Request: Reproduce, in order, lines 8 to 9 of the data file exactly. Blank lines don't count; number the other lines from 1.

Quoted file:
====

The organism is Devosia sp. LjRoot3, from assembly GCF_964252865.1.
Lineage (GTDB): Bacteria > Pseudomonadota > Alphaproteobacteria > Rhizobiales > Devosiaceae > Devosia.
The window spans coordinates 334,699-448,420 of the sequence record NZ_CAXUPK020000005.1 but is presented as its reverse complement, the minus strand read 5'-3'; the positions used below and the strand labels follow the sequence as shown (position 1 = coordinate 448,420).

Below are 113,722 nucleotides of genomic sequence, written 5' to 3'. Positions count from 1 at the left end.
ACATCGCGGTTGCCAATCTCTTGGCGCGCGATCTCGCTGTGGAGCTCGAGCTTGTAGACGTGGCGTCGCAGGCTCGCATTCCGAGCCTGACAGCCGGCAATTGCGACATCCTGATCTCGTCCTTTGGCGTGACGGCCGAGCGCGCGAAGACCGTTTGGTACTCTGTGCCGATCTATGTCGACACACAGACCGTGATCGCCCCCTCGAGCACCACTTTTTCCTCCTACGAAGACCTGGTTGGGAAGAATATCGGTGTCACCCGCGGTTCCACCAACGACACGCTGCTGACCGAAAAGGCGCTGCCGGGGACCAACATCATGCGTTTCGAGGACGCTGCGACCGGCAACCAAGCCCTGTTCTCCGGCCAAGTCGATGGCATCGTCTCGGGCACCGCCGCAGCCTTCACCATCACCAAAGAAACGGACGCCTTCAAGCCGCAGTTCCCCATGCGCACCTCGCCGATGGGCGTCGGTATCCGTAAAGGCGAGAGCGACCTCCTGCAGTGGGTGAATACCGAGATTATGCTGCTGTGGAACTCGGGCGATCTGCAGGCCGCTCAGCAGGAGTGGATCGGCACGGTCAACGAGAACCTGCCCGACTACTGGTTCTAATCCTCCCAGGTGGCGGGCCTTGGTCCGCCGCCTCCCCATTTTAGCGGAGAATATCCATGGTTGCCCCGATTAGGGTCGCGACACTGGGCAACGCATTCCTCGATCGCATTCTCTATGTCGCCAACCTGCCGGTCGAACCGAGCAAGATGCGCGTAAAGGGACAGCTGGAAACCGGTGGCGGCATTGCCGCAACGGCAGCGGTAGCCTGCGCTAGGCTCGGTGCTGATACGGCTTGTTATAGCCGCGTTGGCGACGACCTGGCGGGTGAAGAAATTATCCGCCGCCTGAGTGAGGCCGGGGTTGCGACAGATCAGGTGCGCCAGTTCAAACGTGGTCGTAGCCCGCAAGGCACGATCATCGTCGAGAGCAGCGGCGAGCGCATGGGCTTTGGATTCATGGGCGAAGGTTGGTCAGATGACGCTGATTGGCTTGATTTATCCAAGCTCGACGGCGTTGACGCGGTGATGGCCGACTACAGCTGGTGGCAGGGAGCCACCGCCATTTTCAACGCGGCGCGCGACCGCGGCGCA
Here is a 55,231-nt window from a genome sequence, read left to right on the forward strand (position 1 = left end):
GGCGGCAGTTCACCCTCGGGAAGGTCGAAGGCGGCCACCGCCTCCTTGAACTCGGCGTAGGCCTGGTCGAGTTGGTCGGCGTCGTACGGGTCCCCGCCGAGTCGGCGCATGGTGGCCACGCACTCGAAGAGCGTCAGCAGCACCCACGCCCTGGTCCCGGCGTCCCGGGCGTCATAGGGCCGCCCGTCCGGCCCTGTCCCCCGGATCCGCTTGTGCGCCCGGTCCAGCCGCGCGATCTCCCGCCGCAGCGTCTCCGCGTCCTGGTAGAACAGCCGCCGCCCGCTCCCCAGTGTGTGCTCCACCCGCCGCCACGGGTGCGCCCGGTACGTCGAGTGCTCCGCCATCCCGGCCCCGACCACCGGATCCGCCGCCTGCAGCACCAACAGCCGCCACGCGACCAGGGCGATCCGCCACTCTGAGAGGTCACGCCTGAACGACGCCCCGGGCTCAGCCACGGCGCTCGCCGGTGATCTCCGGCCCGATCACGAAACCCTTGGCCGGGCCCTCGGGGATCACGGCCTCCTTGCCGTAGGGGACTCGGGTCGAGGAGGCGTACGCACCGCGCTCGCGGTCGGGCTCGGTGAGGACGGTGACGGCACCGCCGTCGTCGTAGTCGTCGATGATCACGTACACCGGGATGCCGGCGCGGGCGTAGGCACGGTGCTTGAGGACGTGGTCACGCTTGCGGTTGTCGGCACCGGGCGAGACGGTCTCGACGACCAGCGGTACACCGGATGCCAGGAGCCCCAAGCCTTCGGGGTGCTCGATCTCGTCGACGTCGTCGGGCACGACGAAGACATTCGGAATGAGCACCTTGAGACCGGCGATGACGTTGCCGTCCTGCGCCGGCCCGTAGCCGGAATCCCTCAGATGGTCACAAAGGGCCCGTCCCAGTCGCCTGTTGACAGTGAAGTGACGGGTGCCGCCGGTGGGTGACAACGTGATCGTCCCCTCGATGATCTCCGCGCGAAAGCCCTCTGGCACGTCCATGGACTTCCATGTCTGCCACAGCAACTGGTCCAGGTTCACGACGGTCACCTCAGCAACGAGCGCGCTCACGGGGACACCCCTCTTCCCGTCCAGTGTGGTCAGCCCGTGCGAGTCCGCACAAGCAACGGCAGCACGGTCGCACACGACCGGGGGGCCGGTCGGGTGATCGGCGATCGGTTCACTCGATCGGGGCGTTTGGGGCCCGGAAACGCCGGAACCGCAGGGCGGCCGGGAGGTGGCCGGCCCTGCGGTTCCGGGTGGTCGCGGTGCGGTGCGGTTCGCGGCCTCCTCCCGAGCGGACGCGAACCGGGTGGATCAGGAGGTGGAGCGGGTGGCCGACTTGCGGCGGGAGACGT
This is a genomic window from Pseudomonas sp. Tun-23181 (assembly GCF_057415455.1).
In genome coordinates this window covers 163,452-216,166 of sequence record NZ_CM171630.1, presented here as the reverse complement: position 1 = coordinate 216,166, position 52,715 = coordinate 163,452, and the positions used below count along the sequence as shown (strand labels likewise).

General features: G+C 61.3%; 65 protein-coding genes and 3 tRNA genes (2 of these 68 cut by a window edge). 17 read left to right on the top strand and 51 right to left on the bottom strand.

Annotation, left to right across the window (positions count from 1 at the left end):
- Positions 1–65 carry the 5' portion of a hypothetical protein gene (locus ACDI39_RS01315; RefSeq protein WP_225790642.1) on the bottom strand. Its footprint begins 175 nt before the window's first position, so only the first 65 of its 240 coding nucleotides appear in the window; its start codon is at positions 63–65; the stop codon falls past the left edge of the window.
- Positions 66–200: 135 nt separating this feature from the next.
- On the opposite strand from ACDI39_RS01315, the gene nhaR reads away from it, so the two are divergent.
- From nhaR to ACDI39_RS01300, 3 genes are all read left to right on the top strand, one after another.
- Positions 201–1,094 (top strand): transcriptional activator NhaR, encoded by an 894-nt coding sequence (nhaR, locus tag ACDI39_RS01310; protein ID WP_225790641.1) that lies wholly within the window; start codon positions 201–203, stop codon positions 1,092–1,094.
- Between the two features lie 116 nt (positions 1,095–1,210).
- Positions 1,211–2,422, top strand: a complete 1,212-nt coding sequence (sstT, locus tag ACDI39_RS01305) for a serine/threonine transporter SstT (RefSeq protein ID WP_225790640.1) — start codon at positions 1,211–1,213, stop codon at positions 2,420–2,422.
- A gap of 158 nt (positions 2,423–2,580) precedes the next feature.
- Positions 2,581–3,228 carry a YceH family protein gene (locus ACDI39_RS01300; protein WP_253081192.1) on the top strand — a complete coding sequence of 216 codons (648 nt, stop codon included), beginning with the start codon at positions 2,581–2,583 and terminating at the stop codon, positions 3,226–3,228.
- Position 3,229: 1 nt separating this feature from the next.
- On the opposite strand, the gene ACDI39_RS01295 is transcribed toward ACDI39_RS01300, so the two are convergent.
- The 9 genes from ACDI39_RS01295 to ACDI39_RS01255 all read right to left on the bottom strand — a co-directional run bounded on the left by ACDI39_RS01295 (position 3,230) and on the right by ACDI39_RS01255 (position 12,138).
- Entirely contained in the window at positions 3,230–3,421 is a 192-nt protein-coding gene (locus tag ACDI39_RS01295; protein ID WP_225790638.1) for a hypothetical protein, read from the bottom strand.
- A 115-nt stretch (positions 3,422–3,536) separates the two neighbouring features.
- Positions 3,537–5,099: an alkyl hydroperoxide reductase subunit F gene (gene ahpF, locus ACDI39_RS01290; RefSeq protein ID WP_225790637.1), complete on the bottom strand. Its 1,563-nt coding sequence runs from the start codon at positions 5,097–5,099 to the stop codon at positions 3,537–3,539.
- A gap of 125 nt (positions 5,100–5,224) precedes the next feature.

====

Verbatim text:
This is a genomic window from Pseudomonas sp. Tun-23181 (assembly GCF_057415455.1).
In genome coordinates this window covers 163,452-216,166 of sequence record NZ_CM171630.1, presented here as the reverse complement: position 1 = coordinate 216,166, position 52,715 = coordinate 163,452, and the positions used below count along the sequence as shown (strand labels likewise).